Crown of Ash asks you to pay attention to all fights though, not just those you partake in. Each combat card can only get played once, and then it gets added to the discard pile in the middle of your player board. Granted, in a four-player game, it’s tough to keep track of who’s played what, but even remembering who’s spent their high-value cards might just give you the edge a couple of turns down the line. Combat cards aren’t gone forever when discarded. If you spend them all you get them all back, and there’s also a Gloomhaven-esque Refresh action you can take at any time to get a full complement of combat cards back in your hand.
I’ve been bumping into Card Noir at various conventions around the UK for the last year or so, and each time I’ve always had my head turned by the game. I was delighted when Richard (the designer) asked me if I wanted to preview the game, ahead of their crowdfunding campaign. It’s always good when a new designer and a new game have something which feels refined, and that’s the case here with Crown of Ash. It’s not the heaviest or the deepest game in the world, so those of you looking for intricate combat, twisting tech trees, and resource management might go wanting. It’s hard to pin down other games to compare it with. It’s got essence of Lords of Waterdeep mixed in with important area control like Brian Boru (review here) or Blood Rage – all while feeling like none of them.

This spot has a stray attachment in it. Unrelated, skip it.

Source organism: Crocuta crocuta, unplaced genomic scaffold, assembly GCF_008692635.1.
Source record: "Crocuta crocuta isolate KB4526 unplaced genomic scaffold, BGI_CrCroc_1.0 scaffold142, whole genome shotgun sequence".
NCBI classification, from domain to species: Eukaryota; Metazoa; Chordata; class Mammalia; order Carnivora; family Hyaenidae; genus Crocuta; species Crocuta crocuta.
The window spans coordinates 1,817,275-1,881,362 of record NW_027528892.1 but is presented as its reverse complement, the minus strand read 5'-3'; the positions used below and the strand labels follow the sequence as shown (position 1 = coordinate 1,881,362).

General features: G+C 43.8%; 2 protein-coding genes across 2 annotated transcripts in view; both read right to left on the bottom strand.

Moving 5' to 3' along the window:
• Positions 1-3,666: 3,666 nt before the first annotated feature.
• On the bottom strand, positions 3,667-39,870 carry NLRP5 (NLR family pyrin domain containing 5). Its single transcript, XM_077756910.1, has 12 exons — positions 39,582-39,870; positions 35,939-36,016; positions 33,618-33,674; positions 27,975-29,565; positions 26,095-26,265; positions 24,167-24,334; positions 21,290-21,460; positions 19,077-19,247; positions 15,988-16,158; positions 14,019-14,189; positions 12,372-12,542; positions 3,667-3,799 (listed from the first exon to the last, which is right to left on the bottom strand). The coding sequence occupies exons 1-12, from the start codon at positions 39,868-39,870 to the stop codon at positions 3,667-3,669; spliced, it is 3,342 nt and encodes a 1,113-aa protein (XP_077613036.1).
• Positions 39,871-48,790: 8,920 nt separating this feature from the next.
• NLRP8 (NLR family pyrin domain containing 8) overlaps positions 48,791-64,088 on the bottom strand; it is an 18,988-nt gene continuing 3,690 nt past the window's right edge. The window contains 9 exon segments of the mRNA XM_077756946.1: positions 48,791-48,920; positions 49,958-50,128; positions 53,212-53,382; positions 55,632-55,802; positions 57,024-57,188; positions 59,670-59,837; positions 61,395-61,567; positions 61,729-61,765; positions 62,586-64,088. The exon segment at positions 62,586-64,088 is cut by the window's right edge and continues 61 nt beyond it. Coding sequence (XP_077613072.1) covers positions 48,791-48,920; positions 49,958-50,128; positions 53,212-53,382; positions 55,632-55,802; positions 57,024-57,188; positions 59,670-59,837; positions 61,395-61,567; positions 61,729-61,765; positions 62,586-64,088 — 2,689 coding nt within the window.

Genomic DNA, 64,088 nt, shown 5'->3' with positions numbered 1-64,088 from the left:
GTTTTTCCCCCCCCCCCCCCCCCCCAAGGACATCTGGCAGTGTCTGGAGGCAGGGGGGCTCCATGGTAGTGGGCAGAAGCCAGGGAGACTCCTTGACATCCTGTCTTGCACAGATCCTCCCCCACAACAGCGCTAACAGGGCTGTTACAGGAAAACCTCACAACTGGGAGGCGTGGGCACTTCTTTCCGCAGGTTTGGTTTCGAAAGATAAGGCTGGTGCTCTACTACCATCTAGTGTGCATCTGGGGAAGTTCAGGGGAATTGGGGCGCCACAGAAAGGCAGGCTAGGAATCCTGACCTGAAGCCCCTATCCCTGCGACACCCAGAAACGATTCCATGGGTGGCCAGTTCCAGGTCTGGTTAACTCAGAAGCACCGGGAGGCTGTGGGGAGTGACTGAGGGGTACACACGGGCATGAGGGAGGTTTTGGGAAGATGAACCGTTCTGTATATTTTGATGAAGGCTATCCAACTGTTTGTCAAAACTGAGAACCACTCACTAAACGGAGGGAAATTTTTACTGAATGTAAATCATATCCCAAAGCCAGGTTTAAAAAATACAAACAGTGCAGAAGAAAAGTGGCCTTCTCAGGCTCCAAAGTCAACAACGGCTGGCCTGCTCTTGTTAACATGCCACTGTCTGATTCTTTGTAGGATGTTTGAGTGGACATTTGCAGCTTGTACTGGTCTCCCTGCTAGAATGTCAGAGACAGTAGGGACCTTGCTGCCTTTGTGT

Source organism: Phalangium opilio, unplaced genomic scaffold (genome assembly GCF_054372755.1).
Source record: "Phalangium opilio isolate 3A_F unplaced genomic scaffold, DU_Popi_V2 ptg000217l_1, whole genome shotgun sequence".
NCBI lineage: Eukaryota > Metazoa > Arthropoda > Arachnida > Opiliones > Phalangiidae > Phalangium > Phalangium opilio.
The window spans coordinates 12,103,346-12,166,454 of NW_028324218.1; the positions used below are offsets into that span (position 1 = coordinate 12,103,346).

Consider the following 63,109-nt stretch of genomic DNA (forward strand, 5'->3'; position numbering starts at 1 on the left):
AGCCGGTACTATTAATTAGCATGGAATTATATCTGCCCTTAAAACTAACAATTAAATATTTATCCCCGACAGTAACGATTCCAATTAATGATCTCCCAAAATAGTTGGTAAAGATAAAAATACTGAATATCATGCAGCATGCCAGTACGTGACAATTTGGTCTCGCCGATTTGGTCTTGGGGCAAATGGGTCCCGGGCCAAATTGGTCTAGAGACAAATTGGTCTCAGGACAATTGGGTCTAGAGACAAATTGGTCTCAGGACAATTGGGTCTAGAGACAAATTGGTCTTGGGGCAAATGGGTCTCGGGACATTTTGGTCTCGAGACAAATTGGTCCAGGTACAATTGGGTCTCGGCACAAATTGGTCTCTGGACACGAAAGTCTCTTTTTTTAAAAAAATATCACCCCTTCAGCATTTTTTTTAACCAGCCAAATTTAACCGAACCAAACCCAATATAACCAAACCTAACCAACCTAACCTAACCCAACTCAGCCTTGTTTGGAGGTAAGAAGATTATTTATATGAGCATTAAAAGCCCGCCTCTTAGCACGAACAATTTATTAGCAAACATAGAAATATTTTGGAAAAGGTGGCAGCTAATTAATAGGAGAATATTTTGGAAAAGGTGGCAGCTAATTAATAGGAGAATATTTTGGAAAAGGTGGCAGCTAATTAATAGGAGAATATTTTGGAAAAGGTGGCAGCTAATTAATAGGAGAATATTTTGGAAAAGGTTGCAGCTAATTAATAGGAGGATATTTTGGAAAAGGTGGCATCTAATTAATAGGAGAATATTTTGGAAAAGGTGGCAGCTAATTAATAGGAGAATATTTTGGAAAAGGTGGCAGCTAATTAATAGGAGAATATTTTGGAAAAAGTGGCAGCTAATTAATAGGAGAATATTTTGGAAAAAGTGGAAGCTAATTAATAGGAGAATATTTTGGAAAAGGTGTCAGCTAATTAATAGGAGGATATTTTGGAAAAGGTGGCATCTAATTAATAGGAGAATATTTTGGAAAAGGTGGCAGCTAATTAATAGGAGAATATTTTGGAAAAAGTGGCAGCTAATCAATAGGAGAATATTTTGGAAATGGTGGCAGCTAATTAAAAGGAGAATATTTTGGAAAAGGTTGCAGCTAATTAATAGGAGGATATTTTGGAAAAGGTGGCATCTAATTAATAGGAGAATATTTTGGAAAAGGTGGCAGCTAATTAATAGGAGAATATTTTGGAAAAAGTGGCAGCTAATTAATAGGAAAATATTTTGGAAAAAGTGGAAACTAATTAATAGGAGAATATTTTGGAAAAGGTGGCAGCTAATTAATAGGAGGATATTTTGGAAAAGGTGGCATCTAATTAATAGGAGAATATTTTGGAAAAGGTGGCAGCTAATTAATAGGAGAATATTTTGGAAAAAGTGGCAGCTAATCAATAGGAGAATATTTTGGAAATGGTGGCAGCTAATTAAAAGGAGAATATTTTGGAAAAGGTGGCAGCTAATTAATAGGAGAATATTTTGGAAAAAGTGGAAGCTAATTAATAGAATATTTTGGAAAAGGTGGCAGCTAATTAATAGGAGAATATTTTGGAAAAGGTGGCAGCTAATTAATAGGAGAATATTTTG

Crown of Ash makes a fantastic game for players looking for something beyond those first steps into the hobby. There’s more meat on its bones than the traditional gateway games, and what happens is almost entirely due to the decisions you make. Sure, there’s an element of chance with the timing of when structures and fighters come off their respective decks, but when you take that out of the equation the only chance left is with one of the combat cards which uses a D6. All this streamlined, laser-focused design is pulled together with fabulous imagery. I really like the artistic style throughout the game, right from the bright pink front cover of the rulebook, to the undead brutes on the cards. Heck, there’s even dual-layer player boards in the box.
Crown of Ash then, not quite a full-blown beer & pretzels game of stomping all over a map, but a happy medium between that and a lightweight Euro. The solo mode works really nicely, and is very easy to run, but I think to get the most out of the game you really ought to be playing with three or four players. Richard and team have done a fantastic job of making their debut game stand out in terms of design and production, and I hope that is enough to make the game a crowdfunding success, as I’d love to see where they can go next.
The Kickstarter campaign launches on the 28th March 2023, and you can check it out here – https://www.kickstarter.com/projects/cardnoir/crown-of-ash
Preview copy supplied by Card Noir Games. All rules, artwork, and production are subject to change. Thoughts and opinions are my own.
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Crown of Ash (2023)
Designer: Richard Lawton
Publisher: Card Noir Games
Art: Vadim Mishin, Rafael Nobre
Playing time: 60-120 mins